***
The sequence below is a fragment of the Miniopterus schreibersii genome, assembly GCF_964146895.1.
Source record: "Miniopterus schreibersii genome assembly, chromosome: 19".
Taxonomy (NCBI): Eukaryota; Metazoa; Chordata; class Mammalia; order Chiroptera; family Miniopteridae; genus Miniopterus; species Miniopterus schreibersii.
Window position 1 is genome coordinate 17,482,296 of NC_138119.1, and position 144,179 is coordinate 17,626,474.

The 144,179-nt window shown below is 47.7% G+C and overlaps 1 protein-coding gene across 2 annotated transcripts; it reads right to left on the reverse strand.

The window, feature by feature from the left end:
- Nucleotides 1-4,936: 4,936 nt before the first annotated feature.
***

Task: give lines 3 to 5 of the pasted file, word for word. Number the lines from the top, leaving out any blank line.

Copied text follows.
Taxonomy (NCBI): Eukaryota; Metazoa; Chordata; class Mammalia; order Chiroptera; family Miniopteridae; genus Miniopterus; species Miniopterus schreibersii.
Window position 1 is genome coordinate 17,482,296 of NC_138119.1, and position 144,179 is coordinate 17,626,474.

The 144,179-nt window shown below is 47.7% G+C and overlaps 1 protein-coding gene across 2 annotated transcripts; it reads right to left on the reverse strand.